In taking the matter upon this ground, the first principle of civilization ought to have been, and ought still to be, that the condition of every person born into the world, after a state of civilization commences, ought not to be worse than if he had been born before that period. But the fact is, that the condition of millions, in every country in Europe, is far worse than if they had been born before civilization began, or had been born among the Indians of North America at the present day. I will shew how this fact has happened.
It is a position not to be controverted that the earth, in its natural uncultivated state was, and ever would have continued to be, the common property of the human race. In that state every man would have been born to property. He would have been a joint life proprietor with the rest in the property of the soil, and in all its natural productions, vegetable and animal.
But the earth in its natural state, as before said, is capable of supporting but a small number of inhabitants compared with what it is capable of doing in a cultivated state. And as it is impossible to separate the improvement made by cultivation from the earth itself, upon which that improvement is made, the idea of landed property arose from that inseparable connection; but it is nevertheless true, that it is the value of the improvement only, and not the earth itself, that is individual property. Every proprietor, therefore, of cultivated land, owes to the community a ground‐rent (for I know of no better term to express the idea) for the land which he holds; and it is from this ground‐rent that the fund proposed in this plan is to issue.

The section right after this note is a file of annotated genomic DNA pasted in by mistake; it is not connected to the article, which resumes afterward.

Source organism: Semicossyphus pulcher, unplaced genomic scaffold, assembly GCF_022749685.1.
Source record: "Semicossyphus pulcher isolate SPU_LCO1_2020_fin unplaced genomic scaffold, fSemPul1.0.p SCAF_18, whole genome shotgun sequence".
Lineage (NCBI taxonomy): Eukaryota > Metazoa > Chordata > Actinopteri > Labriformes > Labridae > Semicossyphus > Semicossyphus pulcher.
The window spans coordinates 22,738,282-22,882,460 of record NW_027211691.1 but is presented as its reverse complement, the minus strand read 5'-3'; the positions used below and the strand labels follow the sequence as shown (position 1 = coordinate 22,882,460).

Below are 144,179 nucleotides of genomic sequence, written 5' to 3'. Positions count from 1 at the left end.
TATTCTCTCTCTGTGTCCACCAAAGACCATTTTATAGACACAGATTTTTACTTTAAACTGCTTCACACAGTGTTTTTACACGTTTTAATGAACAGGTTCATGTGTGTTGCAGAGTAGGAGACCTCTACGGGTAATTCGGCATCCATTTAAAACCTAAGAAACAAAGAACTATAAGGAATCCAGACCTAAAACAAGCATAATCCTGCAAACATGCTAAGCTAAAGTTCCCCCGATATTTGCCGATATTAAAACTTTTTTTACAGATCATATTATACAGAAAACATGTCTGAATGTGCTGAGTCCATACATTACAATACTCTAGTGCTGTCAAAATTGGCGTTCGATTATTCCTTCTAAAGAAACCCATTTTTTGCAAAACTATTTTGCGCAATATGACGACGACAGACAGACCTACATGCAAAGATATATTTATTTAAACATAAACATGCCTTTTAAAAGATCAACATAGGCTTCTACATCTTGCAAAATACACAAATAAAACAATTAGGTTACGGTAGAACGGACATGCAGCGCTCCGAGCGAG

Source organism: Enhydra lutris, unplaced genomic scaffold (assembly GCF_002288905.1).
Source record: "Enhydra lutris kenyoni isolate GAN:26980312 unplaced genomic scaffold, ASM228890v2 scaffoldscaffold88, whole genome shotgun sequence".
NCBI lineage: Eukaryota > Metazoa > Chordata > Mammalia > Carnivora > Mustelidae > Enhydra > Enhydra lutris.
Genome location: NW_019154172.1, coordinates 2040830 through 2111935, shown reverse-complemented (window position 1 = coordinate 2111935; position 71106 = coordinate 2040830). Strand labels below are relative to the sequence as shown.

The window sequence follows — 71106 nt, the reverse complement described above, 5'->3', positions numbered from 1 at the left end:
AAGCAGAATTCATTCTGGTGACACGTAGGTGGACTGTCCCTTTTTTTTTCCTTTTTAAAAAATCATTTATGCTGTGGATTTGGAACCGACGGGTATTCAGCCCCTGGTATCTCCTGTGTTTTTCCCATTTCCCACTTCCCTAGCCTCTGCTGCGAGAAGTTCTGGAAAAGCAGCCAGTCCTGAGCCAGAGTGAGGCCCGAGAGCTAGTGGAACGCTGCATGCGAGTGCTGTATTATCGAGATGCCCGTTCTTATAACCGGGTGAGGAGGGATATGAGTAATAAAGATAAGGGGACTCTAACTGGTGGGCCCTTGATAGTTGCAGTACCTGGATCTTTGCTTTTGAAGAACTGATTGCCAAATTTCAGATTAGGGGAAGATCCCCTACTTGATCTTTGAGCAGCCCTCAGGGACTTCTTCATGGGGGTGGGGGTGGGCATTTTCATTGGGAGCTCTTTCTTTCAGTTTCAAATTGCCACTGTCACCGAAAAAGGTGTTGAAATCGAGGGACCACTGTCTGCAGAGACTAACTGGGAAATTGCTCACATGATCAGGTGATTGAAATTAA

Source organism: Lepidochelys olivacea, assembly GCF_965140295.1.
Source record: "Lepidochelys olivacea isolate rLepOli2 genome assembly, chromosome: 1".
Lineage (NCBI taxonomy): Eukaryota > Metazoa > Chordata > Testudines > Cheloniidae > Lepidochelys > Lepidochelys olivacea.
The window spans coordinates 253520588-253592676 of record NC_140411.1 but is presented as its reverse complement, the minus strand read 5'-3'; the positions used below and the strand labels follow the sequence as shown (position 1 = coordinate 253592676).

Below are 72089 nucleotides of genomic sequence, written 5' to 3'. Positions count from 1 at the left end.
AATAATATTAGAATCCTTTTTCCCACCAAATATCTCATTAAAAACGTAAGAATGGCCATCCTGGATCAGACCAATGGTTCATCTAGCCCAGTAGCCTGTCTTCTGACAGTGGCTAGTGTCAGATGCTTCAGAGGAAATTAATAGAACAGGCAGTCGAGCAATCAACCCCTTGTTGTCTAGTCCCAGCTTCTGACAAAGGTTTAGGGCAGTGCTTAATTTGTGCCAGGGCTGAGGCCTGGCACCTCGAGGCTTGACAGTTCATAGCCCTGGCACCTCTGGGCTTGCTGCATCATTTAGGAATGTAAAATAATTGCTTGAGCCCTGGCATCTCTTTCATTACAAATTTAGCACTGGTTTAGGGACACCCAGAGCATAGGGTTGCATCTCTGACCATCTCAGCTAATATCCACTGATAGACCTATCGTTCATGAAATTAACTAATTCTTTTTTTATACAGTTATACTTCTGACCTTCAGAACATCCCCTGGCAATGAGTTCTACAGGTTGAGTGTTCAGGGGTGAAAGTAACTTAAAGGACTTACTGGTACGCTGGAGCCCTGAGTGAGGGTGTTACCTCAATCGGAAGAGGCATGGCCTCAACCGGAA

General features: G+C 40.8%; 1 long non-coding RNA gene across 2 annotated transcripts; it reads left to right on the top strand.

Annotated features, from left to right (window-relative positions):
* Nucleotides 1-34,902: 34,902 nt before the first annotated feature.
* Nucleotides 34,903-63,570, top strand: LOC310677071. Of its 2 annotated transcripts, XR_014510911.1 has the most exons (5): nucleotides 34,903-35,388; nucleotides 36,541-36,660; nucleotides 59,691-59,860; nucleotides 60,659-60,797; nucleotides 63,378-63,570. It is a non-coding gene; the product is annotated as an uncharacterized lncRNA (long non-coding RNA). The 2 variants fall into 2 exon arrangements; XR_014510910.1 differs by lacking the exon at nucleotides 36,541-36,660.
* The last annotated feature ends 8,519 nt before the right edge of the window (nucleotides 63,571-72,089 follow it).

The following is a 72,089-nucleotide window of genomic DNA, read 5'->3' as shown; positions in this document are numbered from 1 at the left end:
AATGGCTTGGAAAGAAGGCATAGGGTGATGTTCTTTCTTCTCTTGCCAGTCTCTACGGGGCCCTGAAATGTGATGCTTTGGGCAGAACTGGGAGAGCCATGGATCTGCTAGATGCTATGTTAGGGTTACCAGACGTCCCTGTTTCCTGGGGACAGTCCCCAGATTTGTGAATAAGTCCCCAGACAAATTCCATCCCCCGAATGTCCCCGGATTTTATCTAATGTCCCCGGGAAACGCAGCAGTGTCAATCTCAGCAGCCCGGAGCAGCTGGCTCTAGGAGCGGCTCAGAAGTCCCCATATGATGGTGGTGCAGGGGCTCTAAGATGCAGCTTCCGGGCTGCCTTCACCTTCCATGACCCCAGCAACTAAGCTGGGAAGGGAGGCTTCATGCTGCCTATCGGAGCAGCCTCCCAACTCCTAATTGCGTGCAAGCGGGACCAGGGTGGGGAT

It is deducible, as well from the nature of the thing as from all the histories transmitted to us, that the idea of landed property commenced with cultivation, and that there was no such thing as landed property before that time. It could not exist in the first state of man, that of hunters. It did not exist in the second state, that of shepherds: neither Abraham, Isaac, Jacob, nor Job, so far as the history of the Bible may be credited in probable things, were owners of land. Their property consisted, as is always enumerated, in flocks and herds, and they travelled with them from place to place. The frequent contentions at that time, about the use of a well in the dry country of Arabia, where those people lived, also shew that there was no landed property. It was not admitted that land could be claimed as property.
There could be no such thing as landed property originally. Man did not make the earth, and, though he had a natural right to occupy it, he had no right to locate as his property in perpetuity any part of it; neither did the creator of the earth open a land‐office, from whence the first title‐deeds should issue. Whence then, arose the idea of landed property? I answer as before, that when cultivation began the idea of landed property began with it, from the impossibility of separating the improvement made by cultivation from the earth itself, upon which that improvement was made. The value of the improvement so far exceeded the value of the natural earth, at that time, as to absorb it; till, in the end, the common right of all became confounded into the cultivated right of the individual. But there are, nevertheless, distinct species of rights, and will continue to be so long as the earth endures.